Fundamentally it comes down to whether one thinks one can get something for nothing. If it has been your experience that something can actually be gotten for nothing, no work, no money, no “other people’s money,” no blood, then congratulations. You live in an easier world than the rest of us. If however you are inclined to think that for every action there is an equal and opposite reaction, then perhaps you should be concerned about the piles of sovereign debt stretching into the wispy stratosphere.
The stakes are now so high for the proponents of central bank debt creation that even if they saw the error of their ways (unlikely) they will still run us off a cliff if unchecked.
But don’t worry. The market is up, we’re at a 5.6% unemployment rate, so the fact that not even half of student borrowers can afford their college debt is nothing to worry about. It’s not like we need young people to buy houses or start businesses. No, no, everything is just fine in the crony economy. So long as the professors get paid that’s what really matters.
(From The Washington Examiner)
Of the group that left school in 2009 with only $1,000 to $5,000 in debt, nearly 60 percent either have been delinquent, have defaulted (meaning that they fell 270 days behind on a payment), or have balances larger today than they were in 2009, because of deferrals or other delayed-repayment programs. Many of those troubled borrowers are non-graduates who took out some debt but then did not finish college and accordingly missed out on higher-paying jobs that could have helped them handle their loan payments.
Many people with starting balances over $50,000 or $100,000 also had higher balances today than in 2009. Those were more likely to be students who got professional degrees and then used income-based repayment programs, which cap payments as a share of income and then eventually forgive the debt after 20 or 25 years. That could ultimately prove financially advantageous for those borrowers, but in the meantime, the New York Fed notes, those borrowers’ credit scores will suffer as their loan balances aren’t getting paid down.
Click here for the article.
Debt is addictive. Once one gets on the stuff it is nearly impossible to get off of. And like all hard drugs, sooner or later debt will extract its toll. It certainly did in 2008. But instead of getting sober and real after that fateful year the world went on a binge instead. Not a very healthy thing to do. There will be pain, likely quite a lot of pain when the debt stops “working.”
When will reality come calling? It already has in many parts of the globe. But even the instability we see now is likely only a precursor of what is on the way.
Hard to buy a house when one already has the equivalent of a mortgage attached to one’s name. Hard to start a family when the Sallie Mae payments take all the money for diapers. Hard to start a business when one enters the world already less than zero on the capital ledger.
Zero’s hard enough.
The problem is easy money to students. Think about it. Who in their right mind lends $50,000 to an 18 year old who has never had a real job, no credit history, etc? The federal government does.
Sorry baby boomers but you are killing us. You enjoyed an economic rising tide for pretty much your whole lives (a tide which today’s young adults can’t even dream of) and, well, if you haven’t squared yourself away financially by now (I am speaking generationally here) I don’t have a whole lot of sympathy. The money is running out. Sorry. I’m not inclined to run my financial life and that of my country into the ground just because you’ve been “promised” a certain standard of living.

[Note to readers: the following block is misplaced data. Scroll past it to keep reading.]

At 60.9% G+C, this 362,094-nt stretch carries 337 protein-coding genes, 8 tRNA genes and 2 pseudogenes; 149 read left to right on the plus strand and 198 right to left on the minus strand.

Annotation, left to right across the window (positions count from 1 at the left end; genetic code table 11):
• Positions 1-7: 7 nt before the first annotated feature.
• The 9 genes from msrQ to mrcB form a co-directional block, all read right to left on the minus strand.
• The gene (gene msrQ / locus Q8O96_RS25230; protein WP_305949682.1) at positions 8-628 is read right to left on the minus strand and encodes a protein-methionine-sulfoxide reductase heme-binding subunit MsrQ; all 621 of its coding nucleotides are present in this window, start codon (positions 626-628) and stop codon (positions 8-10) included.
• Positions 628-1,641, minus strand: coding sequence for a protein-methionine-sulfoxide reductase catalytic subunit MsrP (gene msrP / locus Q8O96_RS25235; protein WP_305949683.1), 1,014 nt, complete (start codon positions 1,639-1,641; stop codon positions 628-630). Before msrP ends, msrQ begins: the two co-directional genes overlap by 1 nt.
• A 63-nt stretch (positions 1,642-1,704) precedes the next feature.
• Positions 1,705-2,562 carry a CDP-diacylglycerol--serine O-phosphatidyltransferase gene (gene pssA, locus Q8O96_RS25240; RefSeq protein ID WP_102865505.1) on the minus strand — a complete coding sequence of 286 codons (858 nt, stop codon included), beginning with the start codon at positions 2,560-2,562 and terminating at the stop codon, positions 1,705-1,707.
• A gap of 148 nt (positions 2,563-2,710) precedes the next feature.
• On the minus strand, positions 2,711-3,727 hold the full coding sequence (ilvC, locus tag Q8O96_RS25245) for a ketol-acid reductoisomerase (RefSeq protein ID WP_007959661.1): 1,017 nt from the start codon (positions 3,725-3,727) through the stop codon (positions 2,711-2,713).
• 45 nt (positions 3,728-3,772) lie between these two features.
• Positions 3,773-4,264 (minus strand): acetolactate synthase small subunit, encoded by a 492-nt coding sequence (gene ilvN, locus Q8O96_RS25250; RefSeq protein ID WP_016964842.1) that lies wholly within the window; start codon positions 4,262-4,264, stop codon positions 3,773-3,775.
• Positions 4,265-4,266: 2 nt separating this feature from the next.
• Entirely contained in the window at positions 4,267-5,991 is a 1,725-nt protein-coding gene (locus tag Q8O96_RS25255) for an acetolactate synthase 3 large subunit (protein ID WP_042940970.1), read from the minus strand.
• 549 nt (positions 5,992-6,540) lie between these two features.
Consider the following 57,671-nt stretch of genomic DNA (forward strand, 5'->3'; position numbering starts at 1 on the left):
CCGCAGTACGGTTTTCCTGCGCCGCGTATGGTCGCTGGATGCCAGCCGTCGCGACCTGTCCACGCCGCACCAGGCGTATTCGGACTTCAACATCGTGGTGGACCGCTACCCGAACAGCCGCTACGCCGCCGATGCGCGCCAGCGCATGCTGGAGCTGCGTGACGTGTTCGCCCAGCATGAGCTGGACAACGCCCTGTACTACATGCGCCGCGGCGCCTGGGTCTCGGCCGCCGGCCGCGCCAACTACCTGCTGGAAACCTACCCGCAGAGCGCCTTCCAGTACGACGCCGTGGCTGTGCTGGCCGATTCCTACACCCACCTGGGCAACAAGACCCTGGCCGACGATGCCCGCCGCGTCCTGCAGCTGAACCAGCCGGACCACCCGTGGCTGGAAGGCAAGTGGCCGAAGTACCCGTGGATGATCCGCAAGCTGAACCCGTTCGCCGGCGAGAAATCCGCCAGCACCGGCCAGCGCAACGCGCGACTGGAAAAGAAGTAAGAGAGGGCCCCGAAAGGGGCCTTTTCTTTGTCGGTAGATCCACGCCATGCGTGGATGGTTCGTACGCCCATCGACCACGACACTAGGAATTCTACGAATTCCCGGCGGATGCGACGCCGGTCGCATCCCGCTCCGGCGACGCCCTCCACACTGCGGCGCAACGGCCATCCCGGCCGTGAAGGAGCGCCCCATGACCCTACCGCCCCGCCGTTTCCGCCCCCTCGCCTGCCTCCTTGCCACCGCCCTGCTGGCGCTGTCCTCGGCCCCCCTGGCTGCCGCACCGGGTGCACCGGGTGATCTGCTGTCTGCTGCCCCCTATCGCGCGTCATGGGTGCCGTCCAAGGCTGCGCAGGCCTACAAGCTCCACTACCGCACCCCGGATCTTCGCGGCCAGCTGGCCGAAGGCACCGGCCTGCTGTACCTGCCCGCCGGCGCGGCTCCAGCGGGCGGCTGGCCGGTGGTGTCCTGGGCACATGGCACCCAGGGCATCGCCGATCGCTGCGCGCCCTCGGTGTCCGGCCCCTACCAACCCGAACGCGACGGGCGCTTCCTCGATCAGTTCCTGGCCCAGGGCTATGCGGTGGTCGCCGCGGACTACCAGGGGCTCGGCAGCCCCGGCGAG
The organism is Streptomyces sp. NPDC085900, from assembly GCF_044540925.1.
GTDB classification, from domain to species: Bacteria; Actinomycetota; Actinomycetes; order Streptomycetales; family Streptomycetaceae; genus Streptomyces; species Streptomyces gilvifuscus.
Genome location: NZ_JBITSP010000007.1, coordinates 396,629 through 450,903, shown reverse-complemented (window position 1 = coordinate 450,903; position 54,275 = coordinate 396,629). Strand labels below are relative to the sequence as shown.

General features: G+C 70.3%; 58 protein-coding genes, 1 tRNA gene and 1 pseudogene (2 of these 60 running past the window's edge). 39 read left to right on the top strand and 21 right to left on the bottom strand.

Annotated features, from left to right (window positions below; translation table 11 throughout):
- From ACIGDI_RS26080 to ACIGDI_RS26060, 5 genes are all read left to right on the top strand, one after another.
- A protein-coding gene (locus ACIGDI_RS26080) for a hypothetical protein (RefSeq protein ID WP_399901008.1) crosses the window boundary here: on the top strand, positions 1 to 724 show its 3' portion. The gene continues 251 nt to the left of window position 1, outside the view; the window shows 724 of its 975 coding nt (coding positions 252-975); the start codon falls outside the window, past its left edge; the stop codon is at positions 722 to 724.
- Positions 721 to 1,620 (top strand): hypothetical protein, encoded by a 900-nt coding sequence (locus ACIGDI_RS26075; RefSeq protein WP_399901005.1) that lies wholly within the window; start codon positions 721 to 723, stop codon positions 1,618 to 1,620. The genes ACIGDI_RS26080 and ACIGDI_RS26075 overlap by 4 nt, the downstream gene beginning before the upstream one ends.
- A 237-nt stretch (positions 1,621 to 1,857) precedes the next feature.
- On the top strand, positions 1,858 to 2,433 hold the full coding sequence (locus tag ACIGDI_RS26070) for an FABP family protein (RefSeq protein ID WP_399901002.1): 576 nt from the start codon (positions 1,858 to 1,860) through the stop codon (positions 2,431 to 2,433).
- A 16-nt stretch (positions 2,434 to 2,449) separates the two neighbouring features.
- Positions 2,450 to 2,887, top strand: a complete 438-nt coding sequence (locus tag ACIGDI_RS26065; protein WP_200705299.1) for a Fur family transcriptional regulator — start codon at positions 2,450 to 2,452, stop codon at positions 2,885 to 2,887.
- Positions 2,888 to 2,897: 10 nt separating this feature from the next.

It sounds harsh, and perhaps in some ways it is. But you’ve gotten the breaks. You got to party. You guys divorced each other, did blow, and leveraged the country to meet your “needs.” Now my generation has to clean things up and put things in order, like adults.
The recent proposal from the president to have the middle class pay for community college for “everyone” (Largely by raising taxes on 529 plans. How stupid is that?) is little more than an attempt to buy votes from potential students who don’t know better and to reward a university industry which overwhelmingly supports the president.
Again it is the middle class, not the rich (as has been sold) which will pay for this.
Below is a not so modest proposal for a better way. It has some merit. This is not an endorsement, but it deserves thought. We certainly need to stop the academic gravy train in this country and government sponsored debt servitude.
Easier credit for student borrowers means tuitions go up. This is turn means higher debt loads for students. Then the cycle repeats.
I think that it’s funny that David Stockman, Ronald Reagan’s former budget chief, starts his column with this sentence:
“This morning’s market is more erratic than Claire Danes off her lithium.”
Seems a little gratuitously mean. Accurate (?) perhaps but mean. But that is one of the things we like about the guy. His acid.
When the president says that he wants the government to pay for everyone to go to 2 years of community college what he is really saying is that he wants you to pay for everyone to go to community college. There is no “free” college. There is no “free” anything. Everything has a cost and I have to pay for college for 3 kids of my own in the not so distant future already. I don’t need yet another bill just because the president wants to throw some gifts to folks who voted for him.
Give anyone who can register a pulse a student loan and guess what? All that money will find its way into the system and will inflate the cost of “education.” It’s simple. It seems obvious. And yet so many people fail to understand that the reason college is unaffordable is because of all the efforts to “make college affordable.”